The study's OCTA image averaging technique, first described by Mo et al.,57 offers several advantages. It increases the signal-to-noise ratio, helping remove motion artifacts and false discontinuities in blood vessels from single-frame OCTA images, enabling automatic and reliable segmentation of the FAZ and surrounding PICAs. Additionally, coregistration of the en face OCT reflectance images provides additional information about vascular structure. Figure 8 demonstrates the ability to localize blood vessels that are present on the superficial en face OCT reflectance images but absent from the OCTA images, which likely represent nonperfused capillaries.66 The locations of nonperfused segments correspond well to the nonperfused areas in this subject. The presence of intact vascular structure on the en face OCT reflectance image that does not enhance on OCTA suggests that these vessels may have the potential to recanalize,66,82 which can help predict the potential benefits of interventions to improve macular perfusion83 and monitor the response on a structural level. Furthermore, the ability to identify blood vessels with intermittent flow (Supplementary Video S1) while viewing single-frame OCTA images in sequence offers another method for detecting focal blood vessel defects. It is possible that these vessels undergoing transient occlusion of their lumens are at higher risk for complete occlusion. 
We were unable to show differences between the control and noDR groups for any comparisons. However, both control and noDR subjects exhibited some nonperfused areas (Fig. 3). While these findings may simply be due to normal variation, larger (i.e., ≥8 SDs) areas may indicate subclinical ischemia. Perhaps these regions should be monitored closely for progression, even in patients with no discernible vascular disease, as areas with capillary occlusion may be susceptible to further dropout.84 The fact that several control subjects (42%) exhibited nonperfused capillaries on en face OCT reflectance images suggests that there are changes in vascular perfusion that occur even in healthy eyes.85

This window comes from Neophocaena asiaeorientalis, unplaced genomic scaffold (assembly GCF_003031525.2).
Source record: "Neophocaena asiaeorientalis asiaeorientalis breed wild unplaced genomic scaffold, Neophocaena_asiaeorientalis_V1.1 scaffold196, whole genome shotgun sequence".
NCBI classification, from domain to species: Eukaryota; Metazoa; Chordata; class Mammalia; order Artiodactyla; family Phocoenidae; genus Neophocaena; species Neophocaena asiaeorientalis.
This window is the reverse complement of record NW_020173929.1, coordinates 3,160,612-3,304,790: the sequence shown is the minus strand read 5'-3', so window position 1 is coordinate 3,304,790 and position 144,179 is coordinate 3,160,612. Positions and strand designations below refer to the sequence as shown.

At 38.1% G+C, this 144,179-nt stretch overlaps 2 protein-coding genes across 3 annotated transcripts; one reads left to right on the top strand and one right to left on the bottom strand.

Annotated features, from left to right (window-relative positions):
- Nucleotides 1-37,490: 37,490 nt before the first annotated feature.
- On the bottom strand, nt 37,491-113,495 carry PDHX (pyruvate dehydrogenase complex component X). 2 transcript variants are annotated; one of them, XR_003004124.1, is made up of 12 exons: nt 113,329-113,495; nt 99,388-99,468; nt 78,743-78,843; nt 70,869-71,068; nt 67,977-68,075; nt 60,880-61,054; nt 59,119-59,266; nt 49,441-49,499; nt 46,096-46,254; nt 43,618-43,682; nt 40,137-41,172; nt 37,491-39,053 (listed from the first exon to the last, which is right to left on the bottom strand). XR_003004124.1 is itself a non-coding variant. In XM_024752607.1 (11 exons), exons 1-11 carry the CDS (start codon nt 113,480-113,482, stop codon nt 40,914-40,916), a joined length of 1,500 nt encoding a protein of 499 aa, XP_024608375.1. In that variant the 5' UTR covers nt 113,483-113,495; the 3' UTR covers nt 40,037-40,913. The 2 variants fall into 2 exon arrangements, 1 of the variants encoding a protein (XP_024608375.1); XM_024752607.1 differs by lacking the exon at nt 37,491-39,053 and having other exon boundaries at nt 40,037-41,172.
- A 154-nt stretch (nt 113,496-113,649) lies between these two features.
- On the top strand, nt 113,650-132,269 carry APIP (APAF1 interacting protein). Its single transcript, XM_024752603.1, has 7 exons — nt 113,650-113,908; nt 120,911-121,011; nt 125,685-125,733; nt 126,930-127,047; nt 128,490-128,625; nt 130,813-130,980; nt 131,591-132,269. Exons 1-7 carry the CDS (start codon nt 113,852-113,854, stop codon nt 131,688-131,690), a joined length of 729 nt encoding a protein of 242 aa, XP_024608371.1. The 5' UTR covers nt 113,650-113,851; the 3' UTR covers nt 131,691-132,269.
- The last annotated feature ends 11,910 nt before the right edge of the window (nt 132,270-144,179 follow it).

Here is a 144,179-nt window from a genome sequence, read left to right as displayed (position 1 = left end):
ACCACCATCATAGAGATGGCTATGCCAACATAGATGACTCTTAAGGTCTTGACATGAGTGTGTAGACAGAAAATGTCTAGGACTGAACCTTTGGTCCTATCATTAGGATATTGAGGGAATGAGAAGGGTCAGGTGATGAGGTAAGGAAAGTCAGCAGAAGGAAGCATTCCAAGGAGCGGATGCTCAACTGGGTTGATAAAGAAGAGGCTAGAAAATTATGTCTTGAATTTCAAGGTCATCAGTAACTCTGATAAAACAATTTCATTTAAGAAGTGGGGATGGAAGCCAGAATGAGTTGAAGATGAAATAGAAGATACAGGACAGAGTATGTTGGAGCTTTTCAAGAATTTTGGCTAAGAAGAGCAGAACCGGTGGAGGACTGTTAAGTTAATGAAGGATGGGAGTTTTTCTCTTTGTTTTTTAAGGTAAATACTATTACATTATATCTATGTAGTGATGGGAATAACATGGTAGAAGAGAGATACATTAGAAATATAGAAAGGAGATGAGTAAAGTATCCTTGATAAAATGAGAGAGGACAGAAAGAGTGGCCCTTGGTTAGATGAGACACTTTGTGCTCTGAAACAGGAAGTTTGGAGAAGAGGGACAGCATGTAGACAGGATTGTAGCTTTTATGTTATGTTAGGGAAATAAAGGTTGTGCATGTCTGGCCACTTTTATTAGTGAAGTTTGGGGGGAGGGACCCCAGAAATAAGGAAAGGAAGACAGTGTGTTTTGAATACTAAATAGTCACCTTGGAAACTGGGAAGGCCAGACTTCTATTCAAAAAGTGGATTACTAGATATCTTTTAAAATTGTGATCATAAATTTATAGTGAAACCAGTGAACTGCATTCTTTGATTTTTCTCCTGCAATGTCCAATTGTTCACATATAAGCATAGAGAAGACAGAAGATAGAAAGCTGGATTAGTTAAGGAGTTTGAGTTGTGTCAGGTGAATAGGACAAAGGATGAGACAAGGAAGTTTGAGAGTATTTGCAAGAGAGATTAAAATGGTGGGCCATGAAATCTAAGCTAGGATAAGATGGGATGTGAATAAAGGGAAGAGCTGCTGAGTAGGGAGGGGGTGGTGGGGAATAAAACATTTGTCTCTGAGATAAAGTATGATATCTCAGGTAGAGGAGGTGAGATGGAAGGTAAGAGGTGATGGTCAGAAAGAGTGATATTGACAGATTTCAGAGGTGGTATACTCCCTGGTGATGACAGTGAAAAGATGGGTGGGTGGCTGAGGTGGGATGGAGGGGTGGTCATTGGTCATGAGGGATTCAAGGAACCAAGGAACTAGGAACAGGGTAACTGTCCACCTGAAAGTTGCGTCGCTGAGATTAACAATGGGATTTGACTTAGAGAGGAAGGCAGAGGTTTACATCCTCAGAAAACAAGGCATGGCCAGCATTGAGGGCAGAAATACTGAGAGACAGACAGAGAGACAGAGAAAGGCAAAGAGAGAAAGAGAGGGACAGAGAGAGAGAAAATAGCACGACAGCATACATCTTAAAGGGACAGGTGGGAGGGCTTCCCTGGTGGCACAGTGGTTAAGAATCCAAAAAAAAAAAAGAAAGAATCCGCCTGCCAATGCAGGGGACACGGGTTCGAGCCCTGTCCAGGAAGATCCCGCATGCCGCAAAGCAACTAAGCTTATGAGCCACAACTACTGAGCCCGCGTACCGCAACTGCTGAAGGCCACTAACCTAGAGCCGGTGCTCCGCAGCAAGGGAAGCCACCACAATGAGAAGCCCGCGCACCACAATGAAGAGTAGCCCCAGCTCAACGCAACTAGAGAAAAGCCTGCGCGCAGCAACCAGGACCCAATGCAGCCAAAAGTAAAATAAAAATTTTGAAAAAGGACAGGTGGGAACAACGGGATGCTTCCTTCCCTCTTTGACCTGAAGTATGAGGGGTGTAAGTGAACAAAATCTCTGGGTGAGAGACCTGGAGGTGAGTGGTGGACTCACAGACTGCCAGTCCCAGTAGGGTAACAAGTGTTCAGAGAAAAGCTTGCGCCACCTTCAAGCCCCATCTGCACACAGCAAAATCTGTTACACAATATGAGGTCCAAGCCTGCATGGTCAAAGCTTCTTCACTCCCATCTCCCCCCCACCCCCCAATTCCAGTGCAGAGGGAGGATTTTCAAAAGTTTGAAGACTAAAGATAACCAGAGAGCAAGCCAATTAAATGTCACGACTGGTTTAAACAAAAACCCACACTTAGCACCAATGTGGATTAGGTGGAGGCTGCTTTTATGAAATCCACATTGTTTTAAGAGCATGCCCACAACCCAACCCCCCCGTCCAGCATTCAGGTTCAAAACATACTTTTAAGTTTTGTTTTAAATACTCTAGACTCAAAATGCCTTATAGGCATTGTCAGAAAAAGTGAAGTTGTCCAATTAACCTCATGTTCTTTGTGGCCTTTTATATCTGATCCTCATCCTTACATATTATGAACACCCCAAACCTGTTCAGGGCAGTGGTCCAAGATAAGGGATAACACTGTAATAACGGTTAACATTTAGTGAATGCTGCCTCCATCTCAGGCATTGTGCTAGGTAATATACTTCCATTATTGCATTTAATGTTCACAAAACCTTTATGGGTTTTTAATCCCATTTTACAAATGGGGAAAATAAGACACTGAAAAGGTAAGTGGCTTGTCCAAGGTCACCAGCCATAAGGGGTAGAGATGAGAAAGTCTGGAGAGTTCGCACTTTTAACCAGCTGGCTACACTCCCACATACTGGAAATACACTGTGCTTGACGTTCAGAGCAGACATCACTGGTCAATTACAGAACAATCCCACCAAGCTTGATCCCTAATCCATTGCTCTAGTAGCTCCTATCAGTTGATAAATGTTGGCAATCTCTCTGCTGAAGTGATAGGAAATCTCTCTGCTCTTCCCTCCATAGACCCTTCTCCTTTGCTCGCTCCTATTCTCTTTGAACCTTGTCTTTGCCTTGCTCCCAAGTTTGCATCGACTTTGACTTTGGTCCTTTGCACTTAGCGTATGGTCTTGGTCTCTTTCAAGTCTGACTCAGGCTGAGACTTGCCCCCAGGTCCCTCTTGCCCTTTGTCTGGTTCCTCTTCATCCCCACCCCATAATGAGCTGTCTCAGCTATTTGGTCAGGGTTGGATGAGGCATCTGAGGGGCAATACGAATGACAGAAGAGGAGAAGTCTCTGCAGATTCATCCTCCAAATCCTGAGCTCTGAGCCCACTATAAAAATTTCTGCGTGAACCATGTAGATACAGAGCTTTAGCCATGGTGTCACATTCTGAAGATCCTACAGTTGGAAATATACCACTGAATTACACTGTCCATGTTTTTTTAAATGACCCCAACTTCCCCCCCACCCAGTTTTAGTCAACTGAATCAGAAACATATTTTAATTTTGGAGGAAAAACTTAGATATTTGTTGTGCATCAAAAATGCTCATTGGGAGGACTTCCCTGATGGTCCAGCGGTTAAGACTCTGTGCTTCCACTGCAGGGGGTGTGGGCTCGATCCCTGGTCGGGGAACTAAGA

There are several limitations to this study. While we have referred to the cord-like structures on en face OCT reflectance images that do not enhance on OCTA as nonperfused blood vessel segments, these segments may actually reflect slow blood flow rather than total obstruction.5,9,29,30,8688 Given that the detection velocity threshold on OCTA is 0.3 mm/s,89 this modality has the potential to ignore blood vessels with very slow flow. Regardless of the exact processes at play, capillary occlusion and slow flow all indicate hypoperfusion and put the retina at risk for ischemic damage, and identification of these regions is critical. Additionally, if intermittent flow occurs at the FAZ margin, the FAZ margin and the subsequent annulus locations for PICA distribution can change, making it possible for a single eye to have different appearances of the SD maps at consecutive time points (Fig. 9). Other limitations include small sample size and strict inclusion criteria. We also only studied the superficial capillary layer, as accurate analysis of the deep layer is limited by projection artifacts.58 As such, it is difficult to generalize the study's results to the deeper capillary layers. 
Figure 9
 
Effect of intermittent flow on SD mapping. (A and B) superficial OCTA images on the same PDR subject with intermittent flow (arrows) occurring at the FAZ margin (green). Both panels show the 300-μm ROI from the FAZ margin. (C and D) corresponding perfusion density maps and (E and F) SD maps of nonperfused areas. Identification of nonperfused areas within the 300-μm ROI changes with the variation of the FAZ margin, leading to different appearances of the SD maps on the same subject.
Figure 9
 
Effect of intermittent flow on SD mapping. (A and B) superficial OCTA images on the same PDR subject with intermittent flow (arrows) occurring at the FAZ margin (green). Both panels show the 300-μm ROI from the FAZ margin. (C and D) corresponding perfusion density maps and (E and F) SD maps of nonperfused areas. Identification of nonperfused areas within the 300-μm ROI changes with the variation of the FAZ margin, leading to different appearances of the SD maps on the same subject.
In summary, we have demonstrated a novel technique to quantify parafoveal nonperfusion in DR that is noninvasive, automatic, and retinal eccentricity–specific. It provides comprehensive analysis of parafoveal nonperfusion as well as information about individual defects. This method can help assess disease severity and shows promise as an approach to detect progression and treatment response over time at both the global and focal level. 
Acknowledgments